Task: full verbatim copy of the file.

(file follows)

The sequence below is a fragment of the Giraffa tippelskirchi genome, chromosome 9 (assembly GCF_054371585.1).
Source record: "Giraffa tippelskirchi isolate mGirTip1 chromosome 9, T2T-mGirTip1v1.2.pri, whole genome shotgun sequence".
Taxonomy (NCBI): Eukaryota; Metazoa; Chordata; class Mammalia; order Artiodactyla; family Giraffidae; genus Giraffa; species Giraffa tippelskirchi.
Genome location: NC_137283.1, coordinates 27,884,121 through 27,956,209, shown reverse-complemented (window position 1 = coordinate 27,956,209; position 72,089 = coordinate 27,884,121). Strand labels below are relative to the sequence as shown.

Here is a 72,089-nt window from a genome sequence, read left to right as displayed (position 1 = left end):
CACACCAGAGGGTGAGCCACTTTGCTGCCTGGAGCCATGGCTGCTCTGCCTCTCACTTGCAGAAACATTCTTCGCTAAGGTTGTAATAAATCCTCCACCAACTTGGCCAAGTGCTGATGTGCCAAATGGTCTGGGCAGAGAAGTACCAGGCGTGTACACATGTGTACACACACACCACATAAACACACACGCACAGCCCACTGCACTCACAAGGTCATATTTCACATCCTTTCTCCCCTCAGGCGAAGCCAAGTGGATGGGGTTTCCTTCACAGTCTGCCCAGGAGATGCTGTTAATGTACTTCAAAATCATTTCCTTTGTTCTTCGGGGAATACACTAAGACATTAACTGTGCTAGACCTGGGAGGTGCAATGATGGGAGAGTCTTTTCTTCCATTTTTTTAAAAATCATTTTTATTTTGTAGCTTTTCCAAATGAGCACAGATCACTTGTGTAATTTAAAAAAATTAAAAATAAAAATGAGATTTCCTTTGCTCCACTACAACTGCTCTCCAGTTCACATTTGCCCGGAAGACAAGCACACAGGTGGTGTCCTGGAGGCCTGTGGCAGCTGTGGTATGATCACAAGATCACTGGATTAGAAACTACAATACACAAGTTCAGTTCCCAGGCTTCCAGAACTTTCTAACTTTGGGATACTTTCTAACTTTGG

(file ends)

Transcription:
The sequence below is a fragment of the Giraffa tippelskirchi genome, chromosome 9 (assembly GCF_054371585.1).
Source record: "Giraffa tippelskirchi isolate mGirTip1 chromosome 9, T2T-mGirTip1v1.2.pri, whole genome shotgun sequence".
Taxonomy (NCBI): Eukaryota; Metazoa; Chordata; class Mammalia; order Artiodactyla; family Giraffidae; genus Giraffa; species Giraffa tippelskirchi.
Genome location: NC_137283.1, coordinates 27,884,121 through 27,956,209, shown reverse-complemented (window position 1 = coordinate 27,956,209; position 72,089 = coordinate 27,884,121). Strand labels below are relative to the sequence as shown.

Here is a 72,089-nt window from a genome sequence, read left to right as displayed (position 1 = left end):
CACACCAGAGGGTGAGCCACTTTGCTGCCTGGAGCCATGGCTGCTCTGCCTCTCACTTGCAGAAACATTCTTCGCTAAGGTTGTAATAAATCCTCCACCAACTTGGCCAAGTGCTGATGTGCCAAATGGTCTGGGCAGAGAAGTACCAGGCGTGTACACATGTGTACACACACACCACATAAACACACACGCACAGCCCACTGCACTCACAAGGTCATATTTCACATCCTTTCTCCCCTCAGGCGAAGCCAAGTGGATGGGGTTTCCTTCACAGTCTGCCCAGGAGATGCTGTTAATGTACTTCAAAATCATTTCCTTTGTTCTTCGGGGAATACACTAAGACATTAACTGTGCTAGACCTGGGAGGTGCAATGATGGGAGAGTCTTTTCTTCCATTTTTTTAAAAATCATTTTTATTTTGTAGCTTTTCCAAATGAGCACAGATCACTTGTGTAATTTAAAAAAATTAAAAATAAAAATGAGATTTCCTTTGCTCCACTACAACTGCTCTCCAGTTCACATTTGCCCGGAAGACAAGCACACAGGTGGTGTCCTGGAGGCCTGTGGCAGCTGTGGTATGATCACAAGATCACTGGATTAGAAACTACAATACACAAGTTCAGTTCCCAGGCTTCCAGAACTTTCTAACTTTGGGATACTTTCTAACTTTGG